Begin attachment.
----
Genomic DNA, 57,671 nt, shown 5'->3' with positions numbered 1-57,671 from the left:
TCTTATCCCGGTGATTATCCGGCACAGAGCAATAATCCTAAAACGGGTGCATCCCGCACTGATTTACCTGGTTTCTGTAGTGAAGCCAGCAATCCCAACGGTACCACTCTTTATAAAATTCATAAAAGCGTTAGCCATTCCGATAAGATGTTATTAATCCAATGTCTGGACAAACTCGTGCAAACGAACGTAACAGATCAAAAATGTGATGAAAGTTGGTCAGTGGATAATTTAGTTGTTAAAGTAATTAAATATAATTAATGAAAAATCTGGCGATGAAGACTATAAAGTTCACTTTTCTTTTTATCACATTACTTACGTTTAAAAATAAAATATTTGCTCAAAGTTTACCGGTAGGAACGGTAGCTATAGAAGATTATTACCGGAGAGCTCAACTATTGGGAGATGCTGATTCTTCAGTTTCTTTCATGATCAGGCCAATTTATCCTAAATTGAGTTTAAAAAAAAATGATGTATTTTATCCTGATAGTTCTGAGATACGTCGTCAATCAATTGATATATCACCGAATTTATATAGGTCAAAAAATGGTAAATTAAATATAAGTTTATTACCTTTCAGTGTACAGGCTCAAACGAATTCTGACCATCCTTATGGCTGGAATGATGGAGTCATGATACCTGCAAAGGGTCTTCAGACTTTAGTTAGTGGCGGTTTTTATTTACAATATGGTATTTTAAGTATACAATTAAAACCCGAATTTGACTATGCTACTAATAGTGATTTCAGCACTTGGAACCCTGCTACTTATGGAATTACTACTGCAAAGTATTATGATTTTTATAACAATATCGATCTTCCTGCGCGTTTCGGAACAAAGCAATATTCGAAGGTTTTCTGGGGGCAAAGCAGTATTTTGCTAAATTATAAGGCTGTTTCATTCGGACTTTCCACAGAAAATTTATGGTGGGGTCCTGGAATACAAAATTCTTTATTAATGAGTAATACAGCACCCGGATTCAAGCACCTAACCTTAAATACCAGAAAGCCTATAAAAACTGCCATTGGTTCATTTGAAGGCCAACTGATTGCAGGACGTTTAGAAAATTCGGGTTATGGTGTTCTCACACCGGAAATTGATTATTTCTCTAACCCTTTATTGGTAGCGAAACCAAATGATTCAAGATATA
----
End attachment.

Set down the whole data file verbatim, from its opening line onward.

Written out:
Genomic DNA, 57,671 nt, shown 5'->3' with positions numbered 1-57,671 from the left:
TCTTATCCCGGTGATTATCCGGCACAGAGCAATAATCCTAAAACGGGTGCATCCCGCACTGATTTACCTGGTTTCTGTAGTGAAGCCAGCAATCCCAACGGTACCACTCTTTATAAAATTCATAAAAGCGTTAGCCATTCCGATAAGATGTTATTAATCCAATGTCTGGACAAACTCGTGCAAACGAACGTAACAGATCAAAAATGTGATGAAAGTTGGTCAGTGGATAATTTAGTTGTTAAAGTAATTAAATATAATTAATGAAAAATCTGGCGATGAAGACTATAAAGTTCACTTTTCTTTTTATCACATTACTTACGTTTAAAAATAAAATATTTGCTCAAAGTTTACCGGTAGGAACGGTAGCTATAGAAGATTATTACCGGAGAGCTCAACTATTGGGAGATGCTGATTCTTCAGTTTCTTTCATGATCAGGCCAATTTATCCTAAATTGAGTTTAAAAAAAAATGATGTATTTTATCCTGATAGTTCTGAGATACGTCGTCAATCAATTGATATATCACCGAATTTATATAGGTCAAAAAATGGTAAATTAAATATAAGTTTATTACCTTTCAGTGTACAGGCTCAAACGAATTCTGACCATCCTTATGGCTGGAATGATGGAGTCATGATACCTGCAAAGGGTCTTCAGACTTTAGTTAGTGGCGGTTTTTATTTACAATATGGTATTTTAAGTATACAATTAAAACCCGAATTTGACTATGCTACTAATAGTGATTTCAGCACTTGGAACCCTGCTACTTATGGAATTACTACTGCAAAGTATTATGATTTTTATAACAATATCGATCTTCCTGCGCGTTTCGGAACAAAGCAATATTCGAAGGTTTTCTGGGGGCAAAGCAGTATTTTGCTAAATTATAAGGCTGTTTCATTCGGACTTTCCACAGAAAATTTATGGTGGGGTCCTGGAATACAAAATTCTTTATTAATGAGTAATACAGCACCCGGATTCAAGCACCTAACCTTAAATACCAGAAAGCCTATAAAAACTGCCATTGGTTCATTTGAAGGCCAACTGATTGCAGGACGTTTAGAAAATTCGGGTTATGGTGTTCTCACACCGGAAATTGATTATTTCTCTAACCCTTTATTGGTAGCGAAACCAAATGATTCAAGATATA